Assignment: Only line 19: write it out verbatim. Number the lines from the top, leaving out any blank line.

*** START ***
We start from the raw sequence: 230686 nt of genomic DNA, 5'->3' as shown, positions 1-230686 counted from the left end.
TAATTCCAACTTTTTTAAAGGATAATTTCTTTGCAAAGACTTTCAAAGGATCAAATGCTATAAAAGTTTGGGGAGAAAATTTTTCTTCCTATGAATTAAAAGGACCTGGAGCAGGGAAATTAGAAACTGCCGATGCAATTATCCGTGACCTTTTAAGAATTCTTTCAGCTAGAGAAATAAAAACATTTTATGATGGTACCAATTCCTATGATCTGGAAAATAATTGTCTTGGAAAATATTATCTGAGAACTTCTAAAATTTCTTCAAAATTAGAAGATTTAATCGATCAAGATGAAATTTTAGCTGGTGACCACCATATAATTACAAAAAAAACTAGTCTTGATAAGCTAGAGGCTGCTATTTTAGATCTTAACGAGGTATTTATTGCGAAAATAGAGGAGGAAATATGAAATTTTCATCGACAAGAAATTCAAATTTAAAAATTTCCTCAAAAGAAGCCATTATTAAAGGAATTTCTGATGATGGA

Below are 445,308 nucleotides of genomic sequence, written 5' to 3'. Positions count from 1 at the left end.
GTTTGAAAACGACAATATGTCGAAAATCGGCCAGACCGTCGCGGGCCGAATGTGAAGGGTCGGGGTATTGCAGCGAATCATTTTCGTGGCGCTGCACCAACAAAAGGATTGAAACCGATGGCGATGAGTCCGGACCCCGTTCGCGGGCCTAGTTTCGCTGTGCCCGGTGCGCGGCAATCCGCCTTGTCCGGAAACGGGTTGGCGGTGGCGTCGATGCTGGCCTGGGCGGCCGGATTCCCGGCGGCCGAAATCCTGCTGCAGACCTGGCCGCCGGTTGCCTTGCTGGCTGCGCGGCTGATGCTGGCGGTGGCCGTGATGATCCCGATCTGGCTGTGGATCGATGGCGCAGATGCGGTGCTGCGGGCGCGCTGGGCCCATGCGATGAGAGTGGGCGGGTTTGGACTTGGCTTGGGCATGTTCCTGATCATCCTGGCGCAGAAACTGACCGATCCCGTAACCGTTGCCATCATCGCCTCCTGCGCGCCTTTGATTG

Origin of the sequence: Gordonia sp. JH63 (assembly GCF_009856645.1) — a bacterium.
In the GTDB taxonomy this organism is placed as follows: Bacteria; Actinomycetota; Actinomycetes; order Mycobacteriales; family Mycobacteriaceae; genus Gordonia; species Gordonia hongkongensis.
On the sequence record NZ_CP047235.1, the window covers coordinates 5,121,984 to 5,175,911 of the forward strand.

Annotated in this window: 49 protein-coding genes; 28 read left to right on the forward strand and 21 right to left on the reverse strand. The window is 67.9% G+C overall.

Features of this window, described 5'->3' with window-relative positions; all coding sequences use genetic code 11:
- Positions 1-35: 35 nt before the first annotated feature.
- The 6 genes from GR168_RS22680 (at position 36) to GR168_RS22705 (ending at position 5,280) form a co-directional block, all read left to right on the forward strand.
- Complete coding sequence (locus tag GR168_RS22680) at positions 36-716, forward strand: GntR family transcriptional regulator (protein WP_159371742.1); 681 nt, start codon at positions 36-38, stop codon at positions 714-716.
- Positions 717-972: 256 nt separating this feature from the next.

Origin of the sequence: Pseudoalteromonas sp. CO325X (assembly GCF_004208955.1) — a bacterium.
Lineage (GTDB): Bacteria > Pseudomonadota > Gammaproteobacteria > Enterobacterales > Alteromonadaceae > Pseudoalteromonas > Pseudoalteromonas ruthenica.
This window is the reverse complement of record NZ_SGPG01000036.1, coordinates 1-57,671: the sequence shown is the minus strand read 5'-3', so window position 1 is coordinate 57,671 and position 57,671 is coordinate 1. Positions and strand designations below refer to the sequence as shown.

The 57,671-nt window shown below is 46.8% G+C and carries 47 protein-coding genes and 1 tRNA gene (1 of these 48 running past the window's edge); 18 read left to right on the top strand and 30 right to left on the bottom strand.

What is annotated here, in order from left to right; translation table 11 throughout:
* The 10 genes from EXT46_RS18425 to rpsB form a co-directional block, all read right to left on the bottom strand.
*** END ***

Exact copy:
* The 10 genes from EXT46_RS18425 to rpsB form a co-directional block, all read right to left on the bottom strand.